Finally we made it to the little room with a sign above the door that read “Emergency”.  As we walked through that doorway I prayed with everything in me that we would just by some miraculous change find a Doctor.  But no, not that night; just a room full of sick children. Not even a nurse in sight. The only working oxygen concentrator was sounding its alarm, attempting to alert someone of a problem. But no one was there…

I started to panic. What were we going to do? This was it. This was our only option and there was not even a bed for the baby I held in my arms.  But in that moment, I felt like I heard a voice saying, “Do not fear. Be not afraid.” Fear doesn't often get me far so I took a deep breath and looked around once more…. And as I looked my heart settled. My mind slipped out of panic mode and I took a deep breath.  Everything was still the same. The louder than loud alarm was still going off, no nurse had suddenly appeared, and the baby girl I was holding was still slowly slipping away. But I looked at the situation with new prospective…with new determination. 

The table where they do examinations was wide open so I got our little friend situated, left our nurse to watch her (as well as check on the malfunctioning oxygen situation), and headed back out into the dark hall….in search of someone, anyone who could help us.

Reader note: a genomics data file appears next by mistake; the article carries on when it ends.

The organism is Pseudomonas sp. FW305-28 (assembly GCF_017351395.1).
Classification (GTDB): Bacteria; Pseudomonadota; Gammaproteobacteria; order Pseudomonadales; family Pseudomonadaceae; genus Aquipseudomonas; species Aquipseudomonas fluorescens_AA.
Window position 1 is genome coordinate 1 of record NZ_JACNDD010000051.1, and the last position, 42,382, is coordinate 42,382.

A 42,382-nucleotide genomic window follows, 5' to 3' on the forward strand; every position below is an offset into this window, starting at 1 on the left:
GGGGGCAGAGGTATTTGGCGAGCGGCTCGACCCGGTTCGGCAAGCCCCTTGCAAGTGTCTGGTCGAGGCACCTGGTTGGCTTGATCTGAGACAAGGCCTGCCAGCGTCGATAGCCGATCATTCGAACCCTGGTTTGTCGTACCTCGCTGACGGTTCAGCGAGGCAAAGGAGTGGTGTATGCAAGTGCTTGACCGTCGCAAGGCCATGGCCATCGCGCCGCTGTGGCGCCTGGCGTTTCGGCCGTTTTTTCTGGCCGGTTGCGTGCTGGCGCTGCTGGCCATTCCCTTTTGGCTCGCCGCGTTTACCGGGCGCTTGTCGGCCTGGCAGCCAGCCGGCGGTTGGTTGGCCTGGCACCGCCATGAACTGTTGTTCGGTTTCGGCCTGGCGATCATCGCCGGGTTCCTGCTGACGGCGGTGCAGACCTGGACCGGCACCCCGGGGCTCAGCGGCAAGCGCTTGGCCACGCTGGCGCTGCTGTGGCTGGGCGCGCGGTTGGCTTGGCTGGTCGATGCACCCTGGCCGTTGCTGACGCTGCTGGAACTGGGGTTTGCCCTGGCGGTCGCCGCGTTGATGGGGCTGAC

After knocking on just about every door in the hospital I found a nurse! She promised to call a Doctor and then disappeared again. I made my way back to the ER and watched. Waited. Prayed! And for almost the next three hours the child in my arms continued to drift away and the doctor never came…

This story, sadly, is a familiar one.  A scenario that is played out for many sick children that God sends into our care.  It is a terrifying and heart wrenching experience for mothers who have sought refuge and help in our home.  As well as frustrating for me as I seek medical expertise beyond my own in a world where it is often just not available.  This story and others like it would be different if we had a Doctor...